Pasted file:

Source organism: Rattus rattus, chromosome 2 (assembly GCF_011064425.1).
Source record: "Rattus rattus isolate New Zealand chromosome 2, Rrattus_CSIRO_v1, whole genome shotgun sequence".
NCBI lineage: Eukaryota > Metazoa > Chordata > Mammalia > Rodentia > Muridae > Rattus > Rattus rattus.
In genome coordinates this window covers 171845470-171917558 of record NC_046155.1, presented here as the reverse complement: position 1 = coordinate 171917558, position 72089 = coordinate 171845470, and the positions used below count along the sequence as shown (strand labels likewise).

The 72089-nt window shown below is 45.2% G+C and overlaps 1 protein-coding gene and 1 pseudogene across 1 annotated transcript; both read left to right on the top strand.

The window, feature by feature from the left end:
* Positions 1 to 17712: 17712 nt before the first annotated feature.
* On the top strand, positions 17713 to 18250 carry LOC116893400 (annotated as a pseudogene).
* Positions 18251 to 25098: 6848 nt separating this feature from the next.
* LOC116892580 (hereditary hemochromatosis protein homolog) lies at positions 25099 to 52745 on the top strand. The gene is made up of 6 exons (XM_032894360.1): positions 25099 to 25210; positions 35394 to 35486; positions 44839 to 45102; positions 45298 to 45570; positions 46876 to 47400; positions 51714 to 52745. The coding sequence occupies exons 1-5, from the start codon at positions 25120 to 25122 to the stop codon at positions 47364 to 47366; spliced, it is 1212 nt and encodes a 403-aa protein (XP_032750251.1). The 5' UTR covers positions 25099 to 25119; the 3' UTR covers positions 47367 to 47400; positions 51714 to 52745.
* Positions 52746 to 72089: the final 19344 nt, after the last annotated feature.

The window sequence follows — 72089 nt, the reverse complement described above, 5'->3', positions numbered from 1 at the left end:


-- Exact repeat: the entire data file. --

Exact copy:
Source organism: Rattus rattus, chromosome 2 (assembly GCF_011064425.1).
Source record: "Rattus rattus isolate New Zealand chromosome 2, Rrattus_CSIRO_v1, whole genome shotgun sequence".
NCBI lineage: Eukaryota > Metazoa > Chordata > Mammalia > Rodentia > Muridae > Rattus > Rattus rattus.
In genome coordinates this window covers 171845470-171917558 of record NC_046155.1, presented here as the reverse complement: position 1 = coordinate 171917558, position 72089 = coordinate 171845470, and the positions used below count along the sequence as shown (strand labels likewise).

The 72089-nt window shown below is 45.2% G+C and overlaps 1 protein-coding gene and 1 pseudogene across 1 annotated transcript; both read left to right on the top strand.

The window, feature by feature from the left end:
* Positions 1 to 17712: 17712 nt before the first annotated feature.
* On the top strand, positions 17713 to 18250 carry LOC116893400 (annotated as a pseudogene).
* Positions 18251 to 25098: 6848 nt separating this feature from the next.
* LOC116892580 (hereditary hemochromatosis protein homolog) lies at positions 25099 to 52745 on the top strand. The gene is made up of 6 exons (XM_032894360.1): positions 25099 to 25210; positions 35394 to 35486; positions 44839 to 45102; positions 45298 to 45570; positions 46876 to 47400; positions 51714 to 52745. The coding sequence occupies exons 1-5, from the start codon at positions 25120 to 25122 to the stop codon at positions 47364 to 47366; spliced, it is 1212 nt and encodes a 403-aa protein (XP_032750251.1). The 5' UTR covers positions 25099 to 25119; the 3' UTR covers positions 47367 to 47400; positions 51714 to 52745.
* Positions 52746 to 72089: the final 19344 nt, after the last annotated feature.

The window sequence follows — 72089 nt, the reverse complement described above, 5'->3', positions numbered from 1 at the left end: